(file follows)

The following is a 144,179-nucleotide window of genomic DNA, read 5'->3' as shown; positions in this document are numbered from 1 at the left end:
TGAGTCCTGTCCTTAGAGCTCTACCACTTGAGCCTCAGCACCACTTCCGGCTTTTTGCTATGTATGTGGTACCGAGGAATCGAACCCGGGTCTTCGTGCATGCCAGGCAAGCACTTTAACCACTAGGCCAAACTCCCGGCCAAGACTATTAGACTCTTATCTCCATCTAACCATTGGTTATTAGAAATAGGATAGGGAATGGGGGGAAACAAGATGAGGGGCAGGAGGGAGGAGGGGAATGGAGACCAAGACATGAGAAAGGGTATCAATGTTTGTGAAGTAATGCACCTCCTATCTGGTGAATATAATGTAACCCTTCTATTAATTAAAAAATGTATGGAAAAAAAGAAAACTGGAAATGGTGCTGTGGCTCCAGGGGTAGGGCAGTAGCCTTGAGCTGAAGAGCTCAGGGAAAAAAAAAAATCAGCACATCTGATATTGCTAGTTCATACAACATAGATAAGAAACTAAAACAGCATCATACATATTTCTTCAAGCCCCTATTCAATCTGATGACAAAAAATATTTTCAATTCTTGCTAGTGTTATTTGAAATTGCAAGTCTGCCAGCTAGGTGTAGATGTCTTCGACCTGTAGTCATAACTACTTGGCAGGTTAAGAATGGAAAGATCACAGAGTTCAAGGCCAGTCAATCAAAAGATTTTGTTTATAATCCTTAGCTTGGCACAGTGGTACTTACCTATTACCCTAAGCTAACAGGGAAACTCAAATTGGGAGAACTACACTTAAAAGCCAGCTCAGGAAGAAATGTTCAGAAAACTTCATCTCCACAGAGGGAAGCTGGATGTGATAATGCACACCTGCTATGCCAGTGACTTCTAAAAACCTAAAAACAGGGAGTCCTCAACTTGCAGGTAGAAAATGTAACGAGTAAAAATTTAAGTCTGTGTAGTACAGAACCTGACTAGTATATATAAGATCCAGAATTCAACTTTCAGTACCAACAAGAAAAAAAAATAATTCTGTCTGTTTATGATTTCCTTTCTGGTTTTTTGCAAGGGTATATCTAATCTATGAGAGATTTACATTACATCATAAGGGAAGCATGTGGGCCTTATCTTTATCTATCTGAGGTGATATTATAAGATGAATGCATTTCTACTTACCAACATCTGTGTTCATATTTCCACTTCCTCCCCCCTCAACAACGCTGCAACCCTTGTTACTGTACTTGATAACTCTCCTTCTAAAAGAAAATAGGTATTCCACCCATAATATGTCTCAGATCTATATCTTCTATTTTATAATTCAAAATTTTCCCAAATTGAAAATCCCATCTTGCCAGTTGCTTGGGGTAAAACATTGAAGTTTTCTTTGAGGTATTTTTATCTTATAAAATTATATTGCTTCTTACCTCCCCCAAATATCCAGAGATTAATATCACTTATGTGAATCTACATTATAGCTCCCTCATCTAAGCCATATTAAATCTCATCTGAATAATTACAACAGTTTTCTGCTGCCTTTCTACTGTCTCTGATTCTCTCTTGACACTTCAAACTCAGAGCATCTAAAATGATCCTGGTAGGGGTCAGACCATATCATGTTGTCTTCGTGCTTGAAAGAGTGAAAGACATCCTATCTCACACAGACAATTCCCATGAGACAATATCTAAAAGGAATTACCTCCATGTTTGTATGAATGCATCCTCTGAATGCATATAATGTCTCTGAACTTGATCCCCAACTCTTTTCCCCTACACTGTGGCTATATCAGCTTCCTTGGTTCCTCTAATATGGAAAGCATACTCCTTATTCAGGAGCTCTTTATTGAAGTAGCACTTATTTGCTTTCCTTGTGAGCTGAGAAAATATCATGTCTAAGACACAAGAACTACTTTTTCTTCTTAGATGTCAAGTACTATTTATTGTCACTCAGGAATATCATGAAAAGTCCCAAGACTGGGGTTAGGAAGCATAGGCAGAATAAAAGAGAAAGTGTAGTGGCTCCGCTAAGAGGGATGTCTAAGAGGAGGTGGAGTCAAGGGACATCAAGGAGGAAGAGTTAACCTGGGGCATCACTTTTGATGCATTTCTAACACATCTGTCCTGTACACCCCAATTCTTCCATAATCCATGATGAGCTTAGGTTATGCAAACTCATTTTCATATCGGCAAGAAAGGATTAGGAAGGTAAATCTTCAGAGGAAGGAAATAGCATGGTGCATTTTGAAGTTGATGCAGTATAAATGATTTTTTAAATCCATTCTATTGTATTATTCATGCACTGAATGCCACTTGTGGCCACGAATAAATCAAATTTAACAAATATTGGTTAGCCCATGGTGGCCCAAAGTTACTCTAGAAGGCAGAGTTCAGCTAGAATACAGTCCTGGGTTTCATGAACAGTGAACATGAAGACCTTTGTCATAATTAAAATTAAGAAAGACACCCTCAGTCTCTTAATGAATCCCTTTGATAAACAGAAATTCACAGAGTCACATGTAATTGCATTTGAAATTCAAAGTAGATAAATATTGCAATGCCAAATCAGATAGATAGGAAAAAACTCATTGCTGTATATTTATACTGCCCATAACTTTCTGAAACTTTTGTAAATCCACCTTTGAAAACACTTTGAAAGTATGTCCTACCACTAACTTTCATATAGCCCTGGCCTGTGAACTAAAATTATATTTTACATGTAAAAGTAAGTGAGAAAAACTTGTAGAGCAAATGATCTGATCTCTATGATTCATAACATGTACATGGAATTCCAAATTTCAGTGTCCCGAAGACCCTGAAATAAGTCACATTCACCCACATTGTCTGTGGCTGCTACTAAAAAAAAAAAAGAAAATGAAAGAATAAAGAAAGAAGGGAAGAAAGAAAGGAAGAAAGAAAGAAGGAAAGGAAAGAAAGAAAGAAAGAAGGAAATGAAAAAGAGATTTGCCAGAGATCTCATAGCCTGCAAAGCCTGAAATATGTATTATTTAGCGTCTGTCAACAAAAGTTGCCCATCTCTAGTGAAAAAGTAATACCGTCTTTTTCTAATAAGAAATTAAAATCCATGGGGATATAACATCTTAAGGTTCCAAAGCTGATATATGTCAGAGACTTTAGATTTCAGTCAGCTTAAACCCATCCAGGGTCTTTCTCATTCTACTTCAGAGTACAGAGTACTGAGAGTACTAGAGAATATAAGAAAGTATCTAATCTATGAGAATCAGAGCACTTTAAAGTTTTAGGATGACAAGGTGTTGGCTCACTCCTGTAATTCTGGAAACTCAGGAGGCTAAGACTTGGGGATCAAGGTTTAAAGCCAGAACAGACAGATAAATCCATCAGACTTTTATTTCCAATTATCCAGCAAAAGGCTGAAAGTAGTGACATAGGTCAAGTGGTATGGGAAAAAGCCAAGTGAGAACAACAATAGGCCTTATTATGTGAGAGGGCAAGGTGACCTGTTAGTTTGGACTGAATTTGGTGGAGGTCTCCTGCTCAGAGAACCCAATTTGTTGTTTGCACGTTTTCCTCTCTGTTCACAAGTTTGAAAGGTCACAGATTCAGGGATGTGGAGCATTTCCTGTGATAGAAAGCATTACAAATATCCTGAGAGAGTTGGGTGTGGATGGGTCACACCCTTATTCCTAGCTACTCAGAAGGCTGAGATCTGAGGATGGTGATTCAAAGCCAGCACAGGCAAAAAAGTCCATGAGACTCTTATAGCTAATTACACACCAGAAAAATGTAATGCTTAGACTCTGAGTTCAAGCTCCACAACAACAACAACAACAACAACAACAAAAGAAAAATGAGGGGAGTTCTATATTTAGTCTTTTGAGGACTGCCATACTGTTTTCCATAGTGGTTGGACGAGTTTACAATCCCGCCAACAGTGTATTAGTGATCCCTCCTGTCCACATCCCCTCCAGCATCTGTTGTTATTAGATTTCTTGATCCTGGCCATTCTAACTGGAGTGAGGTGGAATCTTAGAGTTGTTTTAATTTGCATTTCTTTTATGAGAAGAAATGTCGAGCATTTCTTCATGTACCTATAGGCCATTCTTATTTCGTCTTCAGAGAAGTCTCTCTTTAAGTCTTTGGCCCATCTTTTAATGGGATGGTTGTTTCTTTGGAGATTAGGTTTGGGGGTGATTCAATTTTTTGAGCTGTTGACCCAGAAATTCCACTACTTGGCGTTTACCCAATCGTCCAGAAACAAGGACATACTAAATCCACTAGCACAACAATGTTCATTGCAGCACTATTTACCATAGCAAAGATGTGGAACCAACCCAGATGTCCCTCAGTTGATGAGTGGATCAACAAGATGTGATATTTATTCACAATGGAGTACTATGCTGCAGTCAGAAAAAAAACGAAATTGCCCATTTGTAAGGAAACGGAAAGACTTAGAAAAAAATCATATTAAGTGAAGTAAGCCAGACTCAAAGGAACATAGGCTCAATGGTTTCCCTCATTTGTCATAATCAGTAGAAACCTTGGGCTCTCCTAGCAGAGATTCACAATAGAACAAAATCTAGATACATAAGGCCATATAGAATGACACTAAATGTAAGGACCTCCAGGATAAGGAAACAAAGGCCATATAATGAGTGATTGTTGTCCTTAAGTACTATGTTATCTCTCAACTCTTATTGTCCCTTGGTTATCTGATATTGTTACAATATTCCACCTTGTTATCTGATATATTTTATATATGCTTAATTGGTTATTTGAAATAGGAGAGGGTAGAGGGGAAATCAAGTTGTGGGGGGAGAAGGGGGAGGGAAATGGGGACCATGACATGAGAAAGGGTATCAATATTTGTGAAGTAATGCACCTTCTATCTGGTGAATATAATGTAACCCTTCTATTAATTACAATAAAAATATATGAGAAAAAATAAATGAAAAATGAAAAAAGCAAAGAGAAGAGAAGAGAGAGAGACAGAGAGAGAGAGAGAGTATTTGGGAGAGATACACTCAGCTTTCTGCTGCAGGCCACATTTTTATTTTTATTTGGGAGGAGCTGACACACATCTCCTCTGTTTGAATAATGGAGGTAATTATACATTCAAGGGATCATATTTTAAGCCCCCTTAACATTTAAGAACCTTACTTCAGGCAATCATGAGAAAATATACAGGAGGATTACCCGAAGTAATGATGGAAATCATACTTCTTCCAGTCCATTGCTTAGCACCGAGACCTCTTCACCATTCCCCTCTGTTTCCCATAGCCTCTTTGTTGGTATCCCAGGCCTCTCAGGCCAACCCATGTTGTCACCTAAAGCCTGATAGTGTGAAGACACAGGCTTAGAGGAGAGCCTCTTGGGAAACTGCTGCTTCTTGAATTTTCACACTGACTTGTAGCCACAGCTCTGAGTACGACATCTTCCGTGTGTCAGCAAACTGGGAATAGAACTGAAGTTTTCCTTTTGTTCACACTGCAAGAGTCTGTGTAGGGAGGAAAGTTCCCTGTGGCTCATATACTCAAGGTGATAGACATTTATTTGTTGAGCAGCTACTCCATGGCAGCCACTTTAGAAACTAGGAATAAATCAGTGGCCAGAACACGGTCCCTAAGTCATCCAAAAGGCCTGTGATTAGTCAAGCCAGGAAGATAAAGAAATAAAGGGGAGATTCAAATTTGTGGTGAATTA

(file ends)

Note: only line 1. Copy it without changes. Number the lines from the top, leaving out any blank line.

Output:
The following is a 144,179-nucleotide window of genomic DNA, read 5'->3' as shown; positions in this document are numbered from 1 at the left end: